Competitive Analysis  Check to see if a SWOT analysis for the company is available in Business Source Premier, S&P Net Advantage, Mergent Online and Factiva can provide insight into the competitive nature of the industry and how peers compare.

Product or Service Analysis  Learn about the products and services offered by the company.  Have distribution and pricing models changed?  Might they need to change to keep pace or move ahead in the market?   Check Business Source Premier for advertising/marketing campaigns, including past and present successes and failures.  Check to see if innovations in technology and distribution models have changed or provide opportunity for change.

Consumer Analysis  Business Source Premier, Factiva, Mintel,  and free data sources online.eMarketer is a market research aggregator. Online Media Daily is a free resource to which you can subscribe that provides aggregated data on online usage, etc.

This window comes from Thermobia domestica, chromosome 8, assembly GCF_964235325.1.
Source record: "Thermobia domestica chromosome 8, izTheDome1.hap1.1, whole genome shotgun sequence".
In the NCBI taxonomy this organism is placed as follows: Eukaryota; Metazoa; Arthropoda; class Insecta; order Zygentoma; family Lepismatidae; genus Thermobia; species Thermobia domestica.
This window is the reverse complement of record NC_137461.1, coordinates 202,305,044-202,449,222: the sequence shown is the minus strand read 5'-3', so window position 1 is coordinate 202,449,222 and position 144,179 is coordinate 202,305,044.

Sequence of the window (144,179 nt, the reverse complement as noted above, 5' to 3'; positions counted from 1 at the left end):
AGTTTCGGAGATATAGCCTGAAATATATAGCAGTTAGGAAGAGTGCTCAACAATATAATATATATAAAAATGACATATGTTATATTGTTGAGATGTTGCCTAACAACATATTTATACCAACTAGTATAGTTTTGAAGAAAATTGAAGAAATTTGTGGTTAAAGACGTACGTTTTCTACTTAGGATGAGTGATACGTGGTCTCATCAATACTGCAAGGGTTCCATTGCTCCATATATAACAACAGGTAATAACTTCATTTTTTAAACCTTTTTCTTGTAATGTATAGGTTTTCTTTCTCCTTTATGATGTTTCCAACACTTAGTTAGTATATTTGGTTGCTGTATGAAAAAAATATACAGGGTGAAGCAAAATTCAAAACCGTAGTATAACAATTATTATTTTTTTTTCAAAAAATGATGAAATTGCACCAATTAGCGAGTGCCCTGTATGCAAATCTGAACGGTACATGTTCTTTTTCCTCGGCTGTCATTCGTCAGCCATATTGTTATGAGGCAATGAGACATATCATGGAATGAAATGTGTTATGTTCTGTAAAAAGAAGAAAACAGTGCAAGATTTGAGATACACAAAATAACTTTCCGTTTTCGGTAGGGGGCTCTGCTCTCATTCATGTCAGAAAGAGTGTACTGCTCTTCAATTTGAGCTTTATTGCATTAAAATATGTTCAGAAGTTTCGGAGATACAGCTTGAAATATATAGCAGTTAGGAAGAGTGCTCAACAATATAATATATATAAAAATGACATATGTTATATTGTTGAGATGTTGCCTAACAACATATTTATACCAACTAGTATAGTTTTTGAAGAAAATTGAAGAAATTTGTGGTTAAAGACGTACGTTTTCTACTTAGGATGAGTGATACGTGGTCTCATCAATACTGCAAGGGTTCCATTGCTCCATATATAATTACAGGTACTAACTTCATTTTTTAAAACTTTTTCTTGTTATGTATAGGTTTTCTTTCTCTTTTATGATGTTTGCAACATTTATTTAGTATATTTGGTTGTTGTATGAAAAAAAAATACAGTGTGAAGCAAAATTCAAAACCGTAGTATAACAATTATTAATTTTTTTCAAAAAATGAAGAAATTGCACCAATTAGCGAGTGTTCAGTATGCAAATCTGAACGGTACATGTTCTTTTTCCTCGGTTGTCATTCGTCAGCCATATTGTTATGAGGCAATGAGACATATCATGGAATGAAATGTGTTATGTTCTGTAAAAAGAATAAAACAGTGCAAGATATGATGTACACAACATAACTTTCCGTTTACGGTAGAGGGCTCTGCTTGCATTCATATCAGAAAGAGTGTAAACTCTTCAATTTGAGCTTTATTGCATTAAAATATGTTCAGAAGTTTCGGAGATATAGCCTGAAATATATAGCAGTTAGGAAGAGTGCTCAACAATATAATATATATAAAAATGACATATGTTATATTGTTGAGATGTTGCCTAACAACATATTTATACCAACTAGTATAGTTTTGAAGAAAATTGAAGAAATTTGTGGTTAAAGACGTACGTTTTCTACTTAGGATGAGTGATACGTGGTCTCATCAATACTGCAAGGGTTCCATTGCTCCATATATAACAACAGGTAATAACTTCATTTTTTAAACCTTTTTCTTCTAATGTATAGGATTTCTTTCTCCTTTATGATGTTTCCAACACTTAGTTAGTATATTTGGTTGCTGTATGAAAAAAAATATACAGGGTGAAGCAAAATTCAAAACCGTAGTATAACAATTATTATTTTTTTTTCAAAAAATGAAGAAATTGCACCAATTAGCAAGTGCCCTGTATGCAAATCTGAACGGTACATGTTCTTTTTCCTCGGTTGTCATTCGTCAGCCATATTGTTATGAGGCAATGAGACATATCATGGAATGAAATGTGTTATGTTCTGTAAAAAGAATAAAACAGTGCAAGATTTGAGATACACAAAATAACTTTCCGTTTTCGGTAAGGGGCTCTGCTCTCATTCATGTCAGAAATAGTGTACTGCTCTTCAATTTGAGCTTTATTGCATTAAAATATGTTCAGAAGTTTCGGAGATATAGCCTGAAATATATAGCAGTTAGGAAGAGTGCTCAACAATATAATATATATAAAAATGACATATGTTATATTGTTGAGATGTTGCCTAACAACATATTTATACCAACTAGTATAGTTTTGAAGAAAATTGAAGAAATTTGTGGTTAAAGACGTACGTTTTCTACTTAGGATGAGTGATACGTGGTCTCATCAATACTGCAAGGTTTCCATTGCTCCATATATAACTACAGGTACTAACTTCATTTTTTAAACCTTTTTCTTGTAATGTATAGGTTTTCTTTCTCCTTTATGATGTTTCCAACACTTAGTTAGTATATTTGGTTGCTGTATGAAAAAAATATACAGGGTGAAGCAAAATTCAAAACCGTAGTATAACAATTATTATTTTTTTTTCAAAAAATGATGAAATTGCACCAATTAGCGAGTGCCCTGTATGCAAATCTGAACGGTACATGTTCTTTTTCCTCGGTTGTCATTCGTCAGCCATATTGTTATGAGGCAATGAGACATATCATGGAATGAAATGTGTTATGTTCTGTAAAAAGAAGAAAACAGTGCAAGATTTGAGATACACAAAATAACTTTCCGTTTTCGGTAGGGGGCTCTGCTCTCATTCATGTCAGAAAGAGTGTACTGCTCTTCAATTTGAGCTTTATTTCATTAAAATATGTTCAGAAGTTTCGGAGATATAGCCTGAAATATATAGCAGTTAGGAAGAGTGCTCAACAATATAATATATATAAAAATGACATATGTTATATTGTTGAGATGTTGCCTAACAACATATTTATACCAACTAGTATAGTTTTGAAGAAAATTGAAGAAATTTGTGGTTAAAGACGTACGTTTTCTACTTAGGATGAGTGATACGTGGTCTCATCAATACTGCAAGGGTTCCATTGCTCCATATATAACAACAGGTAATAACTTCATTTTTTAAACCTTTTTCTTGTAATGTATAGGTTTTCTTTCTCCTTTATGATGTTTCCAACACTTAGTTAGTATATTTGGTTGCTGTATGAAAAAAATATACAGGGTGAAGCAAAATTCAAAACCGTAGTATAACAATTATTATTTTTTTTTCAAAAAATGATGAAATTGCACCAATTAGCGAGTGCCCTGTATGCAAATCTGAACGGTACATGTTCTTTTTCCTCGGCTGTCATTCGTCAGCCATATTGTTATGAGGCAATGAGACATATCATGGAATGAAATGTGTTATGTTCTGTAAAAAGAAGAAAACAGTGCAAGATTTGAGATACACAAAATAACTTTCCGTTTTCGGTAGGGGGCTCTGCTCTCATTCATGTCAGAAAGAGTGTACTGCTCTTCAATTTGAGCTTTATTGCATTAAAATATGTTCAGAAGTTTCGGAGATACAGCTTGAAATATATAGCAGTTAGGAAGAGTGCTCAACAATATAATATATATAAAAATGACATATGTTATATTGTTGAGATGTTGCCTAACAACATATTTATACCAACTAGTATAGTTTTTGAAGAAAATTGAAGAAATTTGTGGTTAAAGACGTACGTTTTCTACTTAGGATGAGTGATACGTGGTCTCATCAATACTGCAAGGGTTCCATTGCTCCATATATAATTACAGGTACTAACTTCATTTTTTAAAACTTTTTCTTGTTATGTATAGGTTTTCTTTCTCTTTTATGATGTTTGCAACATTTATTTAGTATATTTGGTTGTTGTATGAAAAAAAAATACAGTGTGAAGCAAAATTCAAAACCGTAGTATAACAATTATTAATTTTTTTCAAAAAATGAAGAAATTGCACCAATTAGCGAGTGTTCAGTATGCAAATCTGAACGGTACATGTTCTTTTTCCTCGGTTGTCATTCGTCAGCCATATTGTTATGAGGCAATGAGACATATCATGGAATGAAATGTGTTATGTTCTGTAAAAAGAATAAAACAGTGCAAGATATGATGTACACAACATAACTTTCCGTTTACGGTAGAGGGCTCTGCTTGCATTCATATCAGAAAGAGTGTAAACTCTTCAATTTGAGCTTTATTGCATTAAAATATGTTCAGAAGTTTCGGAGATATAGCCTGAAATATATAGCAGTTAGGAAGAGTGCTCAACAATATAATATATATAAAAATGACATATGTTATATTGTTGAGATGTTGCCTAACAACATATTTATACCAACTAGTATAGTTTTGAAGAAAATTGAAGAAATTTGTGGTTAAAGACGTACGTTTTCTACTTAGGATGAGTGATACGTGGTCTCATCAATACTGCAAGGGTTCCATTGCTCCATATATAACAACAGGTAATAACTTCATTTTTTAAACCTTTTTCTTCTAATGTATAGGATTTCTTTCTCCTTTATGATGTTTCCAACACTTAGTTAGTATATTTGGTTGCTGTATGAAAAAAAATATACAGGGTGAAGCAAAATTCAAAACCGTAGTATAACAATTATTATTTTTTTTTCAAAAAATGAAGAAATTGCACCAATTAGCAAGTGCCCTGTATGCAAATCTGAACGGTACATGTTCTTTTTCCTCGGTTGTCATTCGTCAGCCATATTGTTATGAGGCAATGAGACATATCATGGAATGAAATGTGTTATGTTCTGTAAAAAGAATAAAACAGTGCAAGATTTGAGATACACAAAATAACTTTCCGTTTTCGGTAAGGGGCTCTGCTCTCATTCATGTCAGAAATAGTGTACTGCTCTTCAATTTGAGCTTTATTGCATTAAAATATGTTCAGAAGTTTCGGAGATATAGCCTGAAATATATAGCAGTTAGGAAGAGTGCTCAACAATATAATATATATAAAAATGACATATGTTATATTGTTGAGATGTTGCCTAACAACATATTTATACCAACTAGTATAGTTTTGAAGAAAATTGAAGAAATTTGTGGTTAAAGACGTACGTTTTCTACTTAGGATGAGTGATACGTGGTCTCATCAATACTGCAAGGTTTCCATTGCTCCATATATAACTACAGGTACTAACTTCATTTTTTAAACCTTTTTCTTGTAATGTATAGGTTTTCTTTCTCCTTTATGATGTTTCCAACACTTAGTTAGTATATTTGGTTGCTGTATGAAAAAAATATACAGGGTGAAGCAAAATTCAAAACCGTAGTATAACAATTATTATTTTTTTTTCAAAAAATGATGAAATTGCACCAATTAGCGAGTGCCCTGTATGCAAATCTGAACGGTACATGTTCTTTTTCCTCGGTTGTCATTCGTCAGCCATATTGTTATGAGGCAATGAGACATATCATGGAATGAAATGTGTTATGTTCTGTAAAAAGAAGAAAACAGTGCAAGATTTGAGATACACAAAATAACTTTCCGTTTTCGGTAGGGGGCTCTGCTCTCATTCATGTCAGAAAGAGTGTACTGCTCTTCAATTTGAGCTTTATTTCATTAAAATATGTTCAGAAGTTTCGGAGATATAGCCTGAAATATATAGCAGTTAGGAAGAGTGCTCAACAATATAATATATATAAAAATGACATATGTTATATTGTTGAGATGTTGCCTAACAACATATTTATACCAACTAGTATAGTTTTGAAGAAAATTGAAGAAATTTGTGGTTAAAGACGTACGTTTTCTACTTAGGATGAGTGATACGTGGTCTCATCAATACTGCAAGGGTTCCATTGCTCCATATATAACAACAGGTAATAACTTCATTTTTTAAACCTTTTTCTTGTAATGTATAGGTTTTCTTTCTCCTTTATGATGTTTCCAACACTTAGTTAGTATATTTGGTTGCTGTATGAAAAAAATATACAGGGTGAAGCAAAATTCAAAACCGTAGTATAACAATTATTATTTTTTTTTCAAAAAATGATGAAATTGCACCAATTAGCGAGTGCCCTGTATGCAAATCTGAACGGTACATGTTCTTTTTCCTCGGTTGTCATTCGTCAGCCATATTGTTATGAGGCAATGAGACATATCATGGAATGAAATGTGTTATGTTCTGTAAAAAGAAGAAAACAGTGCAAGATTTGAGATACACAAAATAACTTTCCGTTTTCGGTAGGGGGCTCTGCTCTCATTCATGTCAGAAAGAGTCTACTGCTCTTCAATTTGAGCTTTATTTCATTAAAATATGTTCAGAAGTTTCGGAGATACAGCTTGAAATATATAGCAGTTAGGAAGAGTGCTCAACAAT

Market Analysis  Locate DMAs through several sources. Market share can often be found in Factiva  and Business Source PremierFrost & Sullivan (student access) can provide in depth information about industry trends and innovation. eMarketer can provide online market information.

SWOT Analysis  Find company SWOT analyses in Business Source Premier. Use as an example, but use the information that you’ve gathered from your searches to create a more comprehensive SWOT analysis.